Planets orbiting small stars like our sun likely experience the same dynamics that produces the life-shielding magnetic field here on Earth, a recent study finds.
Earth may not be such a special snowflake after all. According to a report from Phys.org, researcher at the University of Washington have reported that planets orbiting in the “habitable zones” of small stars would most likely have magnetic fields that protect them from radiation and help keep surface conditions constant.
The magnetic field of Earth comes from the core of the planet and is believed to deflect charged particles that make their way towards Earth from the sun. This keeps the atmosphere from dissipating into outer space. The magnetic field was formed as the metallic center of the planet cooled following its formation billions of years ago, and is believed to be one of the great protectors of the conditions necessary for life on Earth.
Stars like our own sun, ones with low mass, are prevalent in galaxies throughout the entire universe. Planets that orbit stars like ours are easy to study for astronomers because as they pass in front of their host star, they block out a greater proportion of the light. This makes planets orbiting these stars easier for researchers to spot.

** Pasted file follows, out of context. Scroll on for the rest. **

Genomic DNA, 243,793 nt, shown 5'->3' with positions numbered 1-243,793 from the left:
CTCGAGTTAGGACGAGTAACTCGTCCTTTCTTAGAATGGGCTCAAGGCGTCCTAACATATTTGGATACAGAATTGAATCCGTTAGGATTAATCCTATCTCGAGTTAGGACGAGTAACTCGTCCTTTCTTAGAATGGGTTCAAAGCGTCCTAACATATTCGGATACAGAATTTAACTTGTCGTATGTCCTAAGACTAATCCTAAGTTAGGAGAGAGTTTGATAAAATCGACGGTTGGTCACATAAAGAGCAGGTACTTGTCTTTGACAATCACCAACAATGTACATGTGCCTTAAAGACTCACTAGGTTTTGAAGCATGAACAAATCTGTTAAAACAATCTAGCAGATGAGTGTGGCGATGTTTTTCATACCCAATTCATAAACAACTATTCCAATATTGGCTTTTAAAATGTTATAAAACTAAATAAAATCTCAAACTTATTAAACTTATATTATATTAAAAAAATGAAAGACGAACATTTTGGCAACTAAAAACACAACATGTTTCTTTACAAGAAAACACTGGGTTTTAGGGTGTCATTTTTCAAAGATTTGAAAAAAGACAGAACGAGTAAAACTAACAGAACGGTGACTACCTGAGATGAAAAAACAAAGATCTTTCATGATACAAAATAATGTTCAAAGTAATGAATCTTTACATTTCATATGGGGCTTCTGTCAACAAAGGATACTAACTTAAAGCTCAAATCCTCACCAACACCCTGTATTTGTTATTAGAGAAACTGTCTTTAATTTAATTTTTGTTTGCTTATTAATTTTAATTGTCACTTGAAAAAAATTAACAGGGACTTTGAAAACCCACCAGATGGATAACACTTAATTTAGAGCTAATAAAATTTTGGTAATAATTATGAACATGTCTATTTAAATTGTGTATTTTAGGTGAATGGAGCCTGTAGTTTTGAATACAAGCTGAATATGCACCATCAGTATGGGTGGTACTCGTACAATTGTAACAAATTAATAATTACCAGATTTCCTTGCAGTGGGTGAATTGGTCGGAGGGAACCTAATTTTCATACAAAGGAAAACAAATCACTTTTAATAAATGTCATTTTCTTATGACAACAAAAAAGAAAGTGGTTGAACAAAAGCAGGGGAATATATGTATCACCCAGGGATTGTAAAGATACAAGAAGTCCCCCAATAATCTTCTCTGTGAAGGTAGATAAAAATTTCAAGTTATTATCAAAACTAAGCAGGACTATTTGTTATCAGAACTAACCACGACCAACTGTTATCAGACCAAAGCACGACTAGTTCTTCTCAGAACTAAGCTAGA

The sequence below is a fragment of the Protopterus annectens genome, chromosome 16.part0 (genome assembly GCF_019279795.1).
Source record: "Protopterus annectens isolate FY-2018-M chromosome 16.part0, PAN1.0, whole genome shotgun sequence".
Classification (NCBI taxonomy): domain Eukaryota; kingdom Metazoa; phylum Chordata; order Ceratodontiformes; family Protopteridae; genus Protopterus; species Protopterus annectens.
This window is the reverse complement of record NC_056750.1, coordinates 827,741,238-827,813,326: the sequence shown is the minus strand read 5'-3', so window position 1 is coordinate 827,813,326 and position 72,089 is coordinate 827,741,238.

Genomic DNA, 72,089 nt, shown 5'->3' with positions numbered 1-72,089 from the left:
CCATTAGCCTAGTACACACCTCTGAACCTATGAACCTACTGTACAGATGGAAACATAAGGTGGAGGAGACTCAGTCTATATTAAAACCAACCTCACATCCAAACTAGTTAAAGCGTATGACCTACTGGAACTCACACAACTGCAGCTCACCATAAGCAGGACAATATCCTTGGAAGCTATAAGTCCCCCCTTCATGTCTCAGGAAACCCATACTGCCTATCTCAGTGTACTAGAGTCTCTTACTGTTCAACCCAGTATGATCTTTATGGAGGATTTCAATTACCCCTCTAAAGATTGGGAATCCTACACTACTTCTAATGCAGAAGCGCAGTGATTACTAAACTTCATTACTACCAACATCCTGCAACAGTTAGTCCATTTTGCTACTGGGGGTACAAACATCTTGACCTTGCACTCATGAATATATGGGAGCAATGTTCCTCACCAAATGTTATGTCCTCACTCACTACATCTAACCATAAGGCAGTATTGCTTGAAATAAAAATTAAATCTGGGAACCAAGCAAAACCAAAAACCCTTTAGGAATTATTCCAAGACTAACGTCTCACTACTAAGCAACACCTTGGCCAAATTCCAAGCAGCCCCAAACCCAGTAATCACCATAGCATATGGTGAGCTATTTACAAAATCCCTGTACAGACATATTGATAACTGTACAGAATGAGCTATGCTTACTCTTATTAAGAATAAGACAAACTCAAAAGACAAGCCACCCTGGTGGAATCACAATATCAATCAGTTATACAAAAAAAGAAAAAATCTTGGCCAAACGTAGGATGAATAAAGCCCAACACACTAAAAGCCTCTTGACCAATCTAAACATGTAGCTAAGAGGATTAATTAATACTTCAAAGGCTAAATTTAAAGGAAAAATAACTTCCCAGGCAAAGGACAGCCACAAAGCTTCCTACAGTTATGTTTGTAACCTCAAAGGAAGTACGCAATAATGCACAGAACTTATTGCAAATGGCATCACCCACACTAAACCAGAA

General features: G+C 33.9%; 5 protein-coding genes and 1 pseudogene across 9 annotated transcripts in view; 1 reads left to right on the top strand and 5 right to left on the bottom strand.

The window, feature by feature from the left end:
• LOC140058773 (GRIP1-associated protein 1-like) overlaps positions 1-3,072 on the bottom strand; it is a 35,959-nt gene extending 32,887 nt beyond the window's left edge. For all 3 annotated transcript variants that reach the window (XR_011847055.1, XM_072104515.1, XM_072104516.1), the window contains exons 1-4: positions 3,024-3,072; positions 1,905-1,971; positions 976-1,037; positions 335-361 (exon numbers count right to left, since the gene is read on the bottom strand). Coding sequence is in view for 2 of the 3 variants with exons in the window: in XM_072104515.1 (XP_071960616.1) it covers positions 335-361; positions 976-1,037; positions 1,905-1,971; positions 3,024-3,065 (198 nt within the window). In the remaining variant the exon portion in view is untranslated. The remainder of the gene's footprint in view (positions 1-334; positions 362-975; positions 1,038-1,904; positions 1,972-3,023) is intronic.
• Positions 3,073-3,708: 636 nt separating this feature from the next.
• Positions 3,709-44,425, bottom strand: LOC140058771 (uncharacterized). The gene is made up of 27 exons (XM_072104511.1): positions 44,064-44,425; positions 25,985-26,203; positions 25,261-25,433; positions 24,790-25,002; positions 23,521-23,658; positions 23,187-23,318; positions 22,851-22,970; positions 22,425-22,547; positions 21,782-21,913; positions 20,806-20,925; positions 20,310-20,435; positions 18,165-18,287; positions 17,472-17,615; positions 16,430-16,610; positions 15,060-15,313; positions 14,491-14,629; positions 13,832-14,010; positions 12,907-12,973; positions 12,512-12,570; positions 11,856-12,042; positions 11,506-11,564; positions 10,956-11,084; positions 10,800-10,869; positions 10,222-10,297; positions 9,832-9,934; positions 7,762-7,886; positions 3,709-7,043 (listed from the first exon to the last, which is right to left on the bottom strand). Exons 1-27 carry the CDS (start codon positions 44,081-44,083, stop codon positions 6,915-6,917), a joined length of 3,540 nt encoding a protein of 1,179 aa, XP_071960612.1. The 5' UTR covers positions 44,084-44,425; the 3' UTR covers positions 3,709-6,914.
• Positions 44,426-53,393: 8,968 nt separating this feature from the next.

Planets close to their host stars likely experience tidal heating, a phenomenon that occurs when the gravity of the sun is so strong that it locks planets into a constant orbit where the same side faces the sun at all times. This allows the center of the planet to absorb heat, which keeps the circulation of molten metals inside the planet’s core moving.
The recent study showed that simulations of planets orbiting their suns at different sizes and distances could offer insight into the dynamics that govern magnetic fields. According to lead author Peter Driscoll, “The question I wanted to ask is, around these small stars where people are going to look for planets, are these planets going to be roasted by gravitational tides?”
Driscoll and his team that planets that orbit small stars in eccentric or elliptical orbits have more circular orbits during times of extreme tidal heating. Once the heat circulates all the way through the planet, it loses any tidal heating.